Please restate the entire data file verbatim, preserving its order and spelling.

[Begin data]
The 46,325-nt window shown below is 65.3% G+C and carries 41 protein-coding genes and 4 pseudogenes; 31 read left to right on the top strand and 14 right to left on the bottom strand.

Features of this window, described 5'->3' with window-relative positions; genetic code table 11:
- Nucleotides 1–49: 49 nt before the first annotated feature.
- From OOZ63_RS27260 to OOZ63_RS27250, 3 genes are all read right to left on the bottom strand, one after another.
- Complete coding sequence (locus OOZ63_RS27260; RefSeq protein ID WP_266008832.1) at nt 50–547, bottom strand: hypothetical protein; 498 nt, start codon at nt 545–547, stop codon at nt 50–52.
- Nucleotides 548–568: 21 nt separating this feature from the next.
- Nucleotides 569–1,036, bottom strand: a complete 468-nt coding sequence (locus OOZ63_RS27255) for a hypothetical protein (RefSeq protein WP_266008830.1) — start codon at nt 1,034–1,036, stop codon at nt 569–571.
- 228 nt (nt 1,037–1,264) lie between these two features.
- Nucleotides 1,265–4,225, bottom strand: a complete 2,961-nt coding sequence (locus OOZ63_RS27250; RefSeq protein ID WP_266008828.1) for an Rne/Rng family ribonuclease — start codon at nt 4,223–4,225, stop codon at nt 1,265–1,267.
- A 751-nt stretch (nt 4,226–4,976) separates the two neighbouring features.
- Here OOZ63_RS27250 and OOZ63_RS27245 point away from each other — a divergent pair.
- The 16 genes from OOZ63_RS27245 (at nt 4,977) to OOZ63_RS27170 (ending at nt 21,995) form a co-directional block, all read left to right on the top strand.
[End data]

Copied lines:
The 46,325-nt window shown below is 65.3% G+C and carries 41 protein-coding genes and 4 pseudogenes; 31 read left to right on the top strand and 14 right to left on the bottom strand.

Features of this window, described 5'->3' with window-relative positions; genetic code table 11:
- Nucleotides 1–49: 49 nt before the first annotated feature.
- From OOZ63_RS27260 to OOZ63_RS27250, 3 genes are all read right to left on the bottom strand, one after another.
- Complete coding sequence (locus OOZ63_RS27260; RefSeq protein ID WP_266008832.1) at nt 50–547, bottom strand: hypothetical protein; 498 nt, start codon at nt 545–547, stop codon at nt 50–52.
- Nucleotides 548–568: 21 nt separating this feature from the next.
- Nucleotides 569–1,036, bottom strand: a complete 468-nt coding sequence (locus OOZ63_RS27255) for a hypothetical protein (RefSeq protein WP_266008830.1) — start codon at nt 1,034–1,036, stop codon at nt 569–571.
- 228 nt (nt 1,037–1,264) lie between these two features.
- Nucleotides 1,265–4,225, bottom strand: a complete 2,961-nt coding sequence (locus OOZ63_RS27250; RefSeq protein ID WP_266008828.1) for an Rne/Rng family ribonuclease — start codon at nt 4,223–4,225, stop codon at nt 1,265–1,267.
- A 751-nt stretch (nt 4,226–4,976) separates the two neighbouring features.
- Here OOZ63_RS27250 and OOZ63_RS27245 point away from each other — a divergent pair.
- The 16 genes from OOZ63_RS27245 (at nt 4,977) to OOZ63_RS27170 (ending at nt 21,995) form a co-directional block, all read left to right on the top strand.